Until recently, little attention was paid to China’s egregious protection of its domestic retail card payment systems.
Chinese banks have 1.88 billion debit cards and 190 million credit cards outstanding, on which cardholders made 19.7 billion purchases last year. But they can’t buy domestic card payment network services from American Express, Discover, JCB, MasterCard or Visa. China UnionPay (CUP) enjoys a protected card-payment-network monopoly. And merchant processors such as First Data and Global Payments, which have joint ventures in China with British banks Standard Chartered and HSBC respectively, can’t compete with CUP and Chinese banks providing domestic card acceptance to merchants.
While not always a free-market champion, Mr. Schumer rightly said, “The Chinese have been flouting the rules of the WTO and free trade … for too long.” The Bush administration should have acted. U.S. Trade Representative Ron Kirk now says the Obama administration is considering bringing a WTO action against China over its failure to open up its domestic card payments market. It’s high time.
By Dec. 11, 2006, China’s entire domestic credit and debit card market should have been open to foreign payment networks and processors. But there has not yet been a single domestic MasterCard or Visa payment transaction in China, almost nine years after it joined the WTO and three years after it pledged to have completely opened its domestic retail cards market.
While Chinese banks co-brand payment cards with MasterCard and Visa, it’s only for use overseas where CUP’s acceptance network is weak. Similarly, foreign merchant processors only provide card acceptance for MasterCard and Visa payments by tourists and business travelers visiting China.
In stark contrast, the U.S. retail card payments market is open to participation by foreign firms and ferociously competitive at every stage of the value chain. China’s monopoly network CUP, Japan’s JCB, Canada’s largest network Interac and even Europe’s third-largest network, Cartes Bancaires, are free to compete in the United States and to process payments wherever they deem most efficient. British RBS Worldpay and Canadian Moneris provide card acceptance to U.S. merchants. British banks Barclays, HSBC and RBS issue credit cards to U.S. consumers.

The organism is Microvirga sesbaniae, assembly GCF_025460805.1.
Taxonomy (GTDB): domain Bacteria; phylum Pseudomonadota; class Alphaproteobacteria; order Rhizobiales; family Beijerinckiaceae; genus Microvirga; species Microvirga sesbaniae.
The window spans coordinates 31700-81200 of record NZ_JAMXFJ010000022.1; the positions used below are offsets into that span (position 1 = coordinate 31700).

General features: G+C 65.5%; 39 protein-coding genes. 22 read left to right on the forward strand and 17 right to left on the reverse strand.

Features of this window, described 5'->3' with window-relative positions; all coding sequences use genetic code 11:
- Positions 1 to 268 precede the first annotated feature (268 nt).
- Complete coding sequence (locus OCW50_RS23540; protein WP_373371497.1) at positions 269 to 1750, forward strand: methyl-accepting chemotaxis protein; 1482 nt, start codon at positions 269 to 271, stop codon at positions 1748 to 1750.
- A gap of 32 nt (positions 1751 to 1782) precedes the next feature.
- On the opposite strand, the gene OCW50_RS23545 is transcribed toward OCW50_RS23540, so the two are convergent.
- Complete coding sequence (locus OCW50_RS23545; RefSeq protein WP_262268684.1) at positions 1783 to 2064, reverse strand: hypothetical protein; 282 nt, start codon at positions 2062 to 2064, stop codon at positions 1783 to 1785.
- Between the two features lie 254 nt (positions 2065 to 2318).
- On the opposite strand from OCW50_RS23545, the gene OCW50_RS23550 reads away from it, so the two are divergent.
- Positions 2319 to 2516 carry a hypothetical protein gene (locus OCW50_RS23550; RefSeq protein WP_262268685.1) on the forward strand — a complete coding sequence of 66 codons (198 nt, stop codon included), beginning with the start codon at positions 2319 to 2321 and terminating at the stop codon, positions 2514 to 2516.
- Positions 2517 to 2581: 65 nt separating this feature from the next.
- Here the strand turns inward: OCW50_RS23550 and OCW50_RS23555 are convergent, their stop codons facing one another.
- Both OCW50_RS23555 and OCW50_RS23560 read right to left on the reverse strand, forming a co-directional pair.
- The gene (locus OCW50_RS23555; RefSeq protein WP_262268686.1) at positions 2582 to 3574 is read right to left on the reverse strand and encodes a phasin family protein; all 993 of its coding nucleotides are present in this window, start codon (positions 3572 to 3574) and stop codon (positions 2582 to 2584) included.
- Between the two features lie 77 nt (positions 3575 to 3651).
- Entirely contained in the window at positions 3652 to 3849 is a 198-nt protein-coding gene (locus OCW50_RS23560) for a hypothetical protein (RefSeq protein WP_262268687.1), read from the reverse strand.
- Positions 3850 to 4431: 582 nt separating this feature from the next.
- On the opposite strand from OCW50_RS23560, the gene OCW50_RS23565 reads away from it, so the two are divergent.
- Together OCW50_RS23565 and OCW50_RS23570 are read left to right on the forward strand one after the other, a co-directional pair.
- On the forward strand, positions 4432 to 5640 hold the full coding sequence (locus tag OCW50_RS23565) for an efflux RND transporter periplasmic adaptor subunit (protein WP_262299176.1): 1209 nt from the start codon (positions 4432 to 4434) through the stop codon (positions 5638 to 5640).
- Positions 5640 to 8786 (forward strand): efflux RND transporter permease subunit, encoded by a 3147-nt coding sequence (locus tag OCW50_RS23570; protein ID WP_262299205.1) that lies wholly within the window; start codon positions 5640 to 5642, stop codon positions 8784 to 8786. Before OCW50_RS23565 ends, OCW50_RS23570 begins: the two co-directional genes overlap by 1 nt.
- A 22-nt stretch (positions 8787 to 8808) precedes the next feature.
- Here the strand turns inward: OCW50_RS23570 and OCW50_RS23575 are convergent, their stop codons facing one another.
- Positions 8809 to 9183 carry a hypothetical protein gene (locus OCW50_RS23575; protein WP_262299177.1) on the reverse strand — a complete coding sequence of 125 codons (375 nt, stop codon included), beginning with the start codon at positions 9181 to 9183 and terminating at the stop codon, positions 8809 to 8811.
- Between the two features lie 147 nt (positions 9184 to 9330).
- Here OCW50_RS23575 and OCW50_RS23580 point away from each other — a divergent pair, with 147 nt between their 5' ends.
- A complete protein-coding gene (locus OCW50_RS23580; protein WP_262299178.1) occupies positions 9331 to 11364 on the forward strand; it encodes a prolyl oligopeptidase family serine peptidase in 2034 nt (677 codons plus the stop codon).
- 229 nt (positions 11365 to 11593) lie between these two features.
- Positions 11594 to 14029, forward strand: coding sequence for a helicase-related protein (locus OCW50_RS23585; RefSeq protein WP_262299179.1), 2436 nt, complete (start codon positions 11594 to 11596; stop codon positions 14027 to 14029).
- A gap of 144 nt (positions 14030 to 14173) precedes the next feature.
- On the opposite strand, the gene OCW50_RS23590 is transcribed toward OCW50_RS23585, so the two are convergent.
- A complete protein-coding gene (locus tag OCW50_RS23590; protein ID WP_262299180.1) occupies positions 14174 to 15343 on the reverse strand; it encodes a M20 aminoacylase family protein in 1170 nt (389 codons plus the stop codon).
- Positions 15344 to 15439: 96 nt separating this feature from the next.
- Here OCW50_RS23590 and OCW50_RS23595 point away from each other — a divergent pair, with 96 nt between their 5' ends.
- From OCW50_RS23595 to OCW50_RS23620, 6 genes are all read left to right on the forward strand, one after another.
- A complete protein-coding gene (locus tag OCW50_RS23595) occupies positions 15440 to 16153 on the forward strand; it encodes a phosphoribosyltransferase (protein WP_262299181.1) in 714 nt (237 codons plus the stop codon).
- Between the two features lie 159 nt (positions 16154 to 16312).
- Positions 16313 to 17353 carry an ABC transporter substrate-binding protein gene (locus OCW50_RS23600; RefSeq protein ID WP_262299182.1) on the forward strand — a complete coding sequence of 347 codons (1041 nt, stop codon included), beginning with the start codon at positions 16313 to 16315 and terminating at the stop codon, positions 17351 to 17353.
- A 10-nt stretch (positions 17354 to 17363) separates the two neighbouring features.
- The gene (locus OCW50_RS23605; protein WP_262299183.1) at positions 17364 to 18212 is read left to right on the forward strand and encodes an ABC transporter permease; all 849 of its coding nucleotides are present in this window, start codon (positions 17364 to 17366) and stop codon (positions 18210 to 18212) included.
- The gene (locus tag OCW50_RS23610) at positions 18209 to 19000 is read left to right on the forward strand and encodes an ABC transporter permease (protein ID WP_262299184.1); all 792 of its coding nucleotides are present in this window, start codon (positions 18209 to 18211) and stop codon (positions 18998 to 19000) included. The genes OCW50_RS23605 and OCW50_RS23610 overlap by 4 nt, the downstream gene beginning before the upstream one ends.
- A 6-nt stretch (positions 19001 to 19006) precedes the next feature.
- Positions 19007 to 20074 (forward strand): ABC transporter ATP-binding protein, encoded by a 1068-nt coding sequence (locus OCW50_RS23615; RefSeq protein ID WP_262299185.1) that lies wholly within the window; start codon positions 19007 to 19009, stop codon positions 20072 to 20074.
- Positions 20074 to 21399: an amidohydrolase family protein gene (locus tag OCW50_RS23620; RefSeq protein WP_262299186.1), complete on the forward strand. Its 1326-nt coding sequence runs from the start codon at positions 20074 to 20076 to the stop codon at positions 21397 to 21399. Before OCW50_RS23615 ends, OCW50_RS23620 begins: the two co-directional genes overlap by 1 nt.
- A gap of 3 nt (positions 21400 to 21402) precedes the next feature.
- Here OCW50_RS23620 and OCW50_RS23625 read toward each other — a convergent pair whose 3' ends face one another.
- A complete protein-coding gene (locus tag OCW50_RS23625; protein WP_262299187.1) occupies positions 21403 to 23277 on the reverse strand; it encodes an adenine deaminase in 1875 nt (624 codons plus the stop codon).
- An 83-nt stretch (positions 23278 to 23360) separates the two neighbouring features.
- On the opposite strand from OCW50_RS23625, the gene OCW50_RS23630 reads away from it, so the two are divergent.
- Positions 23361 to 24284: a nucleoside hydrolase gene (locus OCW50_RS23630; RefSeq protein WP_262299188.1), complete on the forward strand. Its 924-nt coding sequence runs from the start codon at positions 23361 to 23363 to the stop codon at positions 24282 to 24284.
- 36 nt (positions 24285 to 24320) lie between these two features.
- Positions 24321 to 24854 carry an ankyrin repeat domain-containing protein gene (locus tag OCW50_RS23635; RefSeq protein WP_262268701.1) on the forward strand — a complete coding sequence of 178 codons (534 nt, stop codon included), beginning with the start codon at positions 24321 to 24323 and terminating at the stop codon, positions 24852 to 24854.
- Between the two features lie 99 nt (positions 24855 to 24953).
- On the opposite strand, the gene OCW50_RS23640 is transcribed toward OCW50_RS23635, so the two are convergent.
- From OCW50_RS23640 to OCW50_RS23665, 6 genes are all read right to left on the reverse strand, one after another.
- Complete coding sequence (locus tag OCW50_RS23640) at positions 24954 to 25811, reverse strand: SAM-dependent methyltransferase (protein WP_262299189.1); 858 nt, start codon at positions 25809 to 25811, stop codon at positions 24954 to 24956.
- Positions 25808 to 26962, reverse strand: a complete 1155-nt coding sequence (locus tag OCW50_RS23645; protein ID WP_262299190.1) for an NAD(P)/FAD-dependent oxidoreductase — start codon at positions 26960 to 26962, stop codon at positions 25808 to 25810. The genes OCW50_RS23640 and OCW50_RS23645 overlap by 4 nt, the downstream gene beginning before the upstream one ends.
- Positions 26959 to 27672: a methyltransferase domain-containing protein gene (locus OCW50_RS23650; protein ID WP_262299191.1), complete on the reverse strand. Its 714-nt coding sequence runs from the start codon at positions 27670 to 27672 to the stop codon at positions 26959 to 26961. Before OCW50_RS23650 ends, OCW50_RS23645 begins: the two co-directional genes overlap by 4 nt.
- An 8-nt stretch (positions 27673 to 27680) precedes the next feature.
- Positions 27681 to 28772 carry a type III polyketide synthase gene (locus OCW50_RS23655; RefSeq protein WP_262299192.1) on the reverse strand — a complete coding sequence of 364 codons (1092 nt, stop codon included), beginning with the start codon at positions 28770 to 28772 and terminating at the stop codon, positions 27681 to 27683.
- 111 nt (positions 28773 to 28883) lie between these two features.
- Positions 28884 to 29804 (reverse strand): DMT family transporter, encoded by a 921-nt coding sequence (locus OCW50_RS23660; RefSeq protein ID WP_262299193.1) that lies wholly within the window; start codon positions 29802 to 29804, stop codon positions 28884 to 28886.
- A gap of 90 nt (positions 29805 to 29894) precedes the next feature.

Unfettered competition by foreign firms would invigorate China’s domestic card payments market. Roughly half of all Chinese payment cards are inactive, and many of the rest are used primarily for ATM cash withdrawals. The fiercely competitive, innovative and open U.S. market has richer consumer and merchant value propositions with 15 times more card purchases per capita.
China’s ban on American, European and Japanese firms from its domestic credit and debit card market violates the letter and spirit of its WTO commitments, harms Chinese consumers and merchants, and hurts businesses such as Amex, Discover, First Data, Global Payments, JCB, MasterCard and Visa. Dialogue with no credible possibility of punitive consequences won’t change China’s conduct. Successful WTO complaints have borne fruit in other sectors. The United States should bring a card-payments WTO action against China unilaterally, or, possibly, with Japan and the EU.
Eric Grover is a financial-services industry consultant with Intrepid Ventures.